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AyaNeo has only been around for a few years, though in that time it has been consistently pumping out quality hardware. While this has mainly included handheld PCs and games consoles, it has dipped its toes fully into Mini PCs with the AM01.
Taking a page – no, a chapter – out of the early Apple handbook, the AyaNeo Retro Mini AM01 PC echoes the same design as the Macintosh 128K. It’s a cute little box, tight and compact, though it packs a base clock speed 225 times faster than its inspiration. For the Ryzen 7 5700U, which ranges between a clock speed of 1.7GHz at its lowest TDP, compared to 4.3GHz when overclocked, the AM01 Mini PC packs a solid punch. Though, a far cheaper model is also available with a 3200U APU instead.
Price and Availability
The AyaNeo Retro Mini PC AM01 has now left its crowdfunding stage, having raised over $150,000 as of early January, though it’s still available to get in on the early-bird pricing structure:
|SOLD OUT EB: AM01-3200U+8G+256G
|SOLD OUT EB: AM01-5700U+Barebone
No variation of the AM01 is going to be particularly expensive, so it’s a pretty decent idea to target the more powerful variation of the Mini PC.
AyaNeo Retro Mini PC AM01 Design
I’ll be honest. The AyaNeo Retro Mini PC AM01 looks good. It’s cute, charming, evokes a seriously retro vibe, and is going to fit into the design of your work (or play) space seamlessly. It comes with an assortment of magnets and stickers that you can spruce up the intentionally flat and basic shell with, and it’s really little too.
AyaNeo Retro Mini PC AM01 specs
There’s a few different variations of the AyaNeo AM01 available, with the main focus point being the processor. There’s options featuring an AMD Ryzen 3200U or an AMD Ryzen 5700U, alongside RAM configurations that range between 8GB and 16GB for the 3200U variant, or between 8GB and 32GB for the slightly more specced out versions.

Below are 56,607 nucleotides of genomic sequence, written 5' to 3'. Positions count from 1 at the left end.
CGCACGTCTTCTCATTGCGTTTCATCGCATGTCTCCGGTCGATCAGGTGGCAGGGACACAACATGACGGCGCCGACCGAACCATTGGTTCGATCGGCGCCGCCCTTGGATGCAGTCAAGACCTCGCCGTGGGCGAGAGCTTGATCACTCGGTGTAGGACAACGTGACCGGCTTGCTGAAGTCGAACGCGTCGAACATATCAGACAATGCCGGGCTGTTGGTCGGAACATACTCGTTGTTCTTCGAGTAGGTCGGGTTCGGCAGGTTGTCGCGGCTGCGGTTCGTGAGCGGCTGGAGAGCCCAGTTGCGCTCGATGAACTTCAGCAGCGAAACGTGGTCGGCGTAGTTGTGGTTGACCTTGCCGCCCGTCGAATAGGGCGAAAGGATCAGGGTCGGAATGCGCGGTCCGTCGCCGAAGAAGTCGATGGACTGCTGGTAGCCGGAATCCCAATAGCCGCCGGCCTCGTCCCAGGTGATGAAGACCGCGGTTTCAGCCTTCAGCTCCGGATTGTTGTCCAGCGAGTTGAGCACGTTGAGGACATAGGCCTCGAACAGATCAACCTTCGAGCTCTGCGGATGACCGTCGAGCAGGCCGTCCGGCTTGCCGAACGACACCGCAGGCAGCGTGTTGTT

If you’re in need of pure storage, there are options between 256GB and 1TB for both CPU variants, though this is also expandable if you’re in need of more.
While the Ryzen 5700U sports the same family name as the Zen 3 processors, it is really a Zen 2 chip in disguise. It is important to note that in 2024 lagging behind by two processor generations is going to make a significant difference in terms of gaming performance, especially when AyaNeo are releasing a sequel Mini PC featuring an AMD Ryzen 7 7840HS capable of running modern AAA games with high fidelity graphics. You’ll really notice this in the fact that the 5700U doesn’t have compatibility with PCIe 4.0, essentially rendering the NVMe SSD inside handicapped at very limited read / write speeds.
It’s not so much of an issue when you factor in the pricing structure of the AM01s variants, each of which are aptly affordable and befitting for the hardware that’s packed inside.
AyaNeo Retro Mini PC AM01 performance
The AyaNeo Mini PC AM01 is a mixed bag when it comes to performance. At times, I was wildly impressed by the power that’s tightly wrapped inside, and at other times I was left scratching my head as multiple Chrome tabs had nuked the system entirely.
I’d had hopes that the AM01 could run The Finals out of the box, and I was mistaken. I quickly cancelled my downloads for Cyberpunk 2077 and Starfield pretty shortly after that, and set my scopes a little more realistically.
I started with Battlebit Remastered, a low poly title that’s really well optimised for iGPU gaming. Playing on Ultra, with FSR enabled, the AM01 maintained a fairly steady average of 54fps. Bearing in mind, this is the 5700U variant with 32GB RAM. The game was entirely playable, and you can easily optimise it to hit a steady 60fps with slightly lower resolutions instead, however the knowledge that this game could also run on a rig with 4GB of RAM and a GPU with 512MB VRAM means this isn’t really an achievement worth writing home about.
In terms of playing Counter Strike 2 – the AM01 provided a far less enjoyable experience than with BattleBit Remastered. With all the settings turned down to low, and even with FSR enabled, despite running at 1600 x 900 resolution, the game was stuck at a consistently low FPS, sometimes stuttering drastically, other times lagging noticeably. It seems that CS2 is beyond the scope of this piece of kit, unfortunately.